What stands out for me is the 15% allowable variance by SAE J1940. The spec states that the actual number have to be at least 85% of the advertised number, meaning an advertised rating of 26 hp can, in reality, be only 22.1 hp.

#6 olcowhand ONLINE  

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Posted September 07, 2011 - 01:00 PM

meaning an advertised rating of 26 hp can, in reality, be only 22.1 hp.


IF you're lucky!

#7 Billygoat OFFLINE  

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Posted September 07, 2011 - 01:05 PM

While reading this thread, I was also thinking about electric motors. Then I see Cvans post. I know what he means by that. Look at the HP ratings on some air compressors, table saws and vacuums. Going strictly by the horsepower ratings, one would think they were getting something. What one gets is scammed.

#8 caseguy OFFLINE  

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Posted September 07, 2011 - 01:07 PM

Yes, I don't want to have to do math just to compare products. How about one standard, one number, with explanation on products... not to much to ask, is it?

I'm all for a single standard that uses a strictly defined HP rating. It always bothers me when they throw out the old stuff for something totally different, then they don't make everyone follow the new rule. Take your slide rule and your abacus next time you want to shop for power equipment!

#9 Cvans ONLINE  

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Posted September 07, 2011 - 01:07 PM

I wonder why we need a 15% veriance? Why not just be honest with the consumer? What ever happened with the "truth in advertising" act? Have you ever notice that the people that create these idiotic guidlines are never available to answer questions like these!:mad2:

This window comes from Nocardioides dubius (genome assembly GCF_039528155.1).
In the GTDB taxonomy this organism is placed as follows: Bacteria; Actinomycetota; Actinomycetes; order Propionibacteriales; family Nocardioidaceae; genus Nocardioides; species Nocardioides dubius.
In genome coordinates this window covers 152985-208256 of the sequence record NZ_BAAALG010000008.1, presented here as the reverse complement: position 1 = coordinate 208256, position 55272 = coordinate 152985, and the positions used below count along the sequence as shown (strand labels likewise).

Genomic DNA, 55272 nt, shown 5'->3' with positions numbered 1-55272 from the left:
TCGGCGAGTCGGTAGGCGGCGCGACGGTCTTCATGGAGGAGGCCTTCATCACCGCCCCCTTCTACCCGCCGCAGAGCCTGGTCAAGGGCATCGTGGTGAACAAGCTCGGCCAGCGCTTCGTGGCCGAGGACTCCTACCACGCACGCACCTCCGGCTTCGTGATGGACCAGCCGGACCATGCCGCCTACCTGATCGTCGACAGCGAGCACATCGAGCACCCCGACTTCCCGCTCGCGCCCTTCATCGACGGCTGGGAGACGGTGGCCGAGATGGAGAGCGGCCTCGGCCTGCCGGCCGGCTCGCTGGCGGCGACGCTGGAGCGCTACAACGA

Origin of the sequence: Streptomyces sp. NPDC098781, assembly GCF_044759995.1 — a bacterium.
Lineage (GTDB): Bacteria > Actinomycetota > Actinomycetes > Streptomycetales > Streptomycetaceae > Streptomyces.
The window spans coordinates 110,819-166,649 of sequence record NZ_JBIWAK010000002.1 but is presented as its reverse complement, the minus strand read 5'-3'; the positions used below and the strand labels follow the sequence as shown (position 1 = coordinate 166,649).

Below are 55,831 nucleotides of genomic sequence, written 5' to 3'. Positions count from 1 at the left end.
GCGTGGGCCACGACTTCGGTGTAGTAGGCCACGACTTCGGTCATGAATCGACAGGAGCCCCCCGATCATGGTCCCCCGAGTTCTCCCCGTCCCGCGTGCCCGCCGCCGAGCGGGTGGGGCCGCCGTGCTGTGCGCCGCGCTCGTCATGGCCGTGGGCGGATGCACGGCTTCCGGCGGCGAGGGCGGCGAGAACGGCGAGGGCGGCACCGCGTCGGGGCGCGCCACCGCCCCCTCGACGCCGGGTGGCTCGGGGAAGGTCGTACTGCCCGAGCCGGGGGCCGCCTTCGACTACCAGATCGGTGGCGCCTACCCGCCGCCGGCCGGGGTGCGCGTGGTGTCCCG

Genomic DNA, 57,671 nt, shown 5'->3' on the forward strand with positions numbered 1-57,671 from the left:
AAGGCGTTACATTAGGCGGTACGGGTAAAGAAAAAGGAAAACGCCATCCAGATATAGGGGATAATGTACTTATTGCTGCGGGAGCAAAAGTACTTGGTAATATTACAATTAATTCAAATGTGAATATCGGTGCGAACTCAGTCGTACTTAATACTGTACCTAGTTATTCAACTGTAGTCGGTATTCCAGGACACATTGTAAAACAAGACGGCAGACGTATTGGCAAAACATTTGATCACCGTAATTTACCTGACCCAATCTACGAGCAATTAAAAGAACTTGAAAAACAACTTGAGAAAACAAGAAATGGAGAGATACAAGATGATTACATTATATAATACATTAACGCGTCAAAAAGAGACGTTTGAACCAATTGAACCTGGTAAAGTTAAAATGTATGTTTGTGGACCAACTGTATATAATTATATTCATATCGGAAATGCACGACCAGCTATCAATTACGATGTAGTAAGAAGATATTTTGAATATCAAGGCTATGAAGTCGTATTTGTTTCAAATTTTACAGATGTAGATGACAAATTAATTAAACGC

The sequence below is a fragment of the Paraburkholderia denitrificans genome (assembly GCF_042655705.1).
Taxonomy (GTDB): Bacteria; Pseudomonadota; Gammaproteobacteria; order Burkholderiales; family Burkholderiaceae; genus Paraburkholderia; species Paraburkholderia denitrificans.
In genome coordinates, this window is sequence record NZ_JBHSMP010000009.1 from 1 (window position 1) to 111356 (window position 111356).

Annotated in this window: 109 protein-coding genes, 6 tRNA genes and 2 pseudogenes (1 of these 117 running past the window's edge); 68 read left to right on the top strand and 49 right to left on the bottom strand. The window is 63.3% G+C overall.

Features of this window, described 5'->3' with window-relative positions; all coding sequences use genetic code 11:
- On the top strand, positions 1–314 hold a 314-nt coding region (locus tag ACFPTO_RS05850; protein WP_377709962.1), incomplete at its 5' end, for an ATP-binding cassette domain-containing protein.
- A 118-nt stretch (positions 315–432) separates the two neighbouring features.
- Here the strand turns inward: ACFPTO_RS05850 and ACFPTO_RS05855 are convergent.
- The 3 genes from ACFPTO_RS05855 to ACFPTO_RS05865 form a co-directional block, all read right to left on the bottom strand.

#10 Tmo OFFLINE  

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Posted September 07, 2011 - 01:24 PM

The SAE J2723 spec that Kawasaki is claiming to be used is to get manufacturers to follow a procedure for testing torque and horsepower and getting them to follow a particular rule for advertising those numbers. Here is one paragraph in SAE J2723:

The manufacturer shall report the declared power, declared torque and the respective speeds at which those values are
achieved. The power and torque shall be designated as net (SAE J1349) or gross (SAE J1995). The declared values are
those values that the manufacturer can use as “SAE Certified” in their product advertising and sales literature. The
measured values of torque and power must be at least 99% of the declared values to be certified.


These specs are to try and get the manufacturers to be more honest when declaring the values they do claim. Rather or not the manufacturers follow this guideline and who "polices" this is questionable in my opinion.

#11 ducky ONLINE  

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Posted September 07, 2011 - 01:35 PM

I can remember back when a 2 horse Clinton on a Bolens walk-behind could pull a garden cultivator and a 5 " plow.

#12 Cvans ONLINE  

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Posted September 07, 2011 - 01:43 PM

:iagree: And a 12hp engine ran a 42" deck just fine. Now it takes 22hp to do the same thing. Go figure:anyone:

#13 olcowhand ONLINE  

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Posted September 07, 2011 - 01:51 PM

:iagree: And a 12hp engine ran a 42" deck just fine. Now it takes 22hp to do the same thing. Go figure:anyone:


And back in the olden days 22hp would pull 3 or 4 bottom plows!

#14 Cvans ONLINE  

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Posted September 07, 2011 - 04:38 PM

And back in the olden days 22hp would pull 3 or 4 bottom plows!



Never gave that a thought but it's very true!

#15 wilberj ONLINE  

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Posted September 07, 2011 - 06:37 PM

It all comes down to one thing. $$$